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How Will Corporate Cards Affect My Credit?

Aug 28, 2006 | | Comments Comments Off

Dear Liz: I recently began working as an executive at a large entertainment corporation that pays for business lunches, cellphone bills and similar expenses.

 

The company has been hassling me to sign up for one of its corporate cards to make the reimbursement process easier for all involved. The company would pay the bill directly, eliminating the need for me to submit receipts and be reimbursed.

 

My understanding is that virtually every executive here carries such a card.

 

I already have two credit cards with sufficiently high limits for any business expenses I’m likely to incur. My credit score is outstanding for someone my age (I’m 27), in part because I have maintained both cards with very low balances for close to a decade without ever missing a payment.

 

I work in an industry in which frequent job changes are common and sometimes even necessary to advance professionally. I am concerned that my credit rating will suffer if I open and close new corporate credit card accounts every few years. What are your thoughts on this issue?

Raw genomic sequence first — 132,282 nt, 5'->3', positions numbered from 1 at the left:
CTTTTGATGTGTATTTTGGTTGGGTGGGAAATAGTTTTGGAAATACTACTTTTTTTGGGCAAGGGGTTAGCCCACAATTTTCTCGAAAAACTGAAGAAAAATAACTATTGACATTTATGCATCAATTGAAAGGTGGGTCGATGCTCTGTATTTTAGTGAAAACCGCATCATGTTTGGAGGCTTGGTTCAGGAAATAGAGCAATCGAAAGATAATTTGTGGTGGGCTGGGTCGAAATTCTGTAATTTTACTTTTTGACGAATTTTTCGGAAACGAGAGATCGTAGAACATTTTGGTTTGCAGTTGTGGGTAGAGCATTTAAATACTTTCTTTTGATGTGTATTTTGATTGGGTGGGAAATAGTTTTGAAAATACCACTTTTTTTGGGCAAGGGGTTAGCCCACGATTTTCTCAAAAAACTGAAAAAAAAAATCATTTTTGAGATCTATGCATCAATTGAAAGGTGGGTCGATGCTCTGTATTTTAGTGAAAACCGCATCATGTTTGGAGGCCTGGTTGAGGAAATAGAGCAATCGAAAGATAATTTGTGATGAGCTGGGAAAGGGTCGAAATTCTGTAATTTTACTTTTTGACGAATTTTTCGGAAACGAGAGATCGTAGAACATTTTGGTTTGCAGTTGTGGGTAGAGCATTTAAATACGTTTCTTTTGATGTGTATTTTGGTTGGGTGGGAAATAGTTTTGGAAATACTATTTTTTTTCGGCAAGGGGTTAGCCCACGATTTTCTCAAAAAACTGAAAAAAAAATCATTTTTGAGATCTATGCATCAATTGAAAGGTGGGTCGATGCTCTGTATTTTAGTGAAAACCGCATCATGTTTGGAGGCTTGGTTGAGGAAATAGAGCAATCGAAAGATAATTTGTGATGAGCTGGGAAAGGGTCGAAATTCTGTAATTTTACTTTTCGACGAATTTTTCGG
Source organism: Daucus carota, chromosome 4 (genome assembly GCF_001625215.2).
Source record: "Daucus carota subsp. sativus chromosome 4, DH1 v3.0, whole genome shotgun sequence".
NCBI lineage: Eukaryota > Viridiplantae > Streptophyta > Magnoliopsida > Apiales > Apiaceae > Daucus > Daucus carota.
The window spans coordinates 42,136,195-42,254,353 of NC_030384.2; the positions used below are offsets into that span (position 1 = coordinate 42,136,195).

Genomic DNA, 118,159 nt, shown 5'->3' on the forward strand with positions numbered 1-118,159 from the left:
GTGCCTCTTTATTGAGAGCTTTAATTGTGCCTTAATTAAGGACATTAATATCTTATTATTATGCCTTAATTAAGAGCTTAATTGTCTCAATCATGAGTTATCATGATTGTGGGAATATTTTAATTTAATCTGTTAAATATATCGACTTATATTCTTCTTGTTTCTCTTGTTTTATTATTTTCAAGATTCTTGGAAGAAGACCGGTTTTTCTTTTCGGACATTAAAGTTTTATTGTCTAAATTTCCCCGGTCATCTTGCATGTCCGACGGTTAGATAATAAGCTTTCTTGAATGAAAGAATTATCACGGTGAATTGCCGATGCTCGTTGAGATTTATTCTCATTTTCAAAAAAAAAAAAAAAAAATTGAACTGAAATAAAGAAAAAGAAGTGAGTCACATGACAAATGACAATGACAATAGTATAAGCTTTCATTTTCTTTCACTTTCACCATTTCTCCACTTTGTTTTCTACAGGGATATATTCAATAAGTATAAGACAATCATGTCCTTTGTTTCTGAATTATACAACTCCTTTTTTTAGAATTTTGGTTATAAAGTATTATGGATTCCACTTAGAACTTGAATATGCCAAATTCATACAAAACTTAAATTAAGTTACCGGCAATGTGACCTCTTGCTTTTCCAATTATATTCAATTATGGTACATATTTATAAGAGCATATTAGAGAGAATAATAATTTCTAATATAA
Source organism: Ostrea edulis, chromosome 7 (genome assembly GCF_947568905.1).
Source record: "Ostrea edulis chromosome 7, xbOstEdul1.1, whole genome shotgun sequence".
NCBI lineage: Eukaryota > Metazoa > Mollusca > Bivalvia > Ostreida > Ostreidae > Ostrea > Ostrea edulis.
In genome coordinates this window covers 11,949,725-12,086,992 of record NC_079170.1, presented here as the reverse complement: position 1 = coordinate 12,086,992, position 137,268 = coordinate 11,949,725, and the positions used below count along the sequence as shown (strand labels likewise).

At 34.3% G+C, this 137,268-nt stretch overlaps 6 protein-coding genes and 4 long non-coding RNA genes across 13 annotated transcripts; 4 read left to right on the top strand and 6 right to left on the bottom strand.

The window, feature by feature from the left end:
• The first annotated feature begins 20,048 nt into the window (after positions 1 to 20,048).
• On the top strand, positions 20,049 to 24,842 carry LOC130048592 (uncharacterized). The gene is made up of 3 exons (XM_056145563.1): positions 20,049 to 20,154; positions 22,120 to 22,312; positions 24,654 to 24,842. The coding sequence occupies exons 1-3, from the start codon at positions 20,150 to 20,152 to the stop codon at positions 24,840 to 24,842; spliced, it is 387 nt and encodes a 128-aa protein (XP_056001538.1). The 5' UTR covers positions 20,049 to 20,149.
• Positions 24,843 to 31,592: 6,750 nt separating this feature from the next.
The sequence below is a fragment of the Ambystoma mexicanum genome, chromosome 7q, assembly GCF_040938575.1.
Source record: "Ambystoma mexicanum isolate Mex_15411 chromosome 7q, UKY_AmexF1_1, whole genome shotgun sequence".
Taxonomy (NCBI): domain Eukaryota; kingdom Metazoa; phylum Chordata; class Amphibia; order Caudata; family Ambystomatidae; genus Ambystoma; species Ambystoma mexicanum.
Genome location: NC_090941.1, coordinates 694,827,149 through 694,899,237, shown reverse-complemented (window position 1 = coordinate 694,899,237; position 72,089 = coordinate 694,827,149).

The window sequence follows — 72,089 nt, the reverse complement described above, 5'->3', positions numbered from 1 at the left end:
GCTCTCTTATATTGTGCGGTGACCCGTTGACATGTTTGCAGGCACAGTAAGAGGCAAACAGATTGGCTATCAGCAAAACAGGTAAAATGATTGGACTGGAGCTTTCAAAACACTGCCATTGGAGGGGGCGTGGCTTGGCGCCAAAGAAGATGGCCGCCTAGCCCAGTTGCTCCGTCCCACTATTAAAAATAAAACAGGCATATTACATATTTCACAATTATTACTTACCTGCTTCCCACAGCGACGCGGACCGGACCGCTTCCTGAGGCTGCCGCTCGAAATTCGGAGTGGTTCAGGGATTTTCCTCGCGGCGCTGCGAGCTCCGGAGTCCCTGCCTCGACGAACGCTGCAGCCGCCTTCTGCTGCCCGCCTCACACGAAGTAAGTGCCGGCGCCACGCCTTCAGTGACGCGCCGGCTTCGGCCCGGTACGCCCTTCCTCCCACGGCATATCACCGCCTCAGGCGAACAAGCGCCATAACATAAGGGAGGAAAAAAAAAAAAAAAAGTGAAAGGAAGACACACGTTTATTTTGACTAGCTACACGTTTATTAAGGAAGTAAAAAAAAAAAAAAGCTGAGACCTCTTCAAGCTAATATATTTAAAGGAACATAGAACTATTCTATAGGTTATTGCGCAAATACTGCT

Answer: If your credit scores and credit limits are high, you don’t need to worry too much about opening or closing an account every few years.

 

What tends to really ding your score is opening or closing a bunch of accounts in a few weeks or months, or closing your highest-limit card or the one you’ve had the longest.

 

The bigger issue with corporate cards is losing control over when the bill gets paid.

 

Even though the card is supposedly a “corporate” account, its history will probably show up on your personal credit reports. And even a single late payment can devastate your credit score, the three-digit number lenders use to gauge your creditworthiness.

 

If you succumb to the company’s pressure, keep track of the account to make sure payments are being made by the due date each month. You typically can check a card’s balance and payment status by phone and online.

 

Follow up when you leave the company to make sure the account is paid off and closed.

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Categories : Credit Cards, Q&A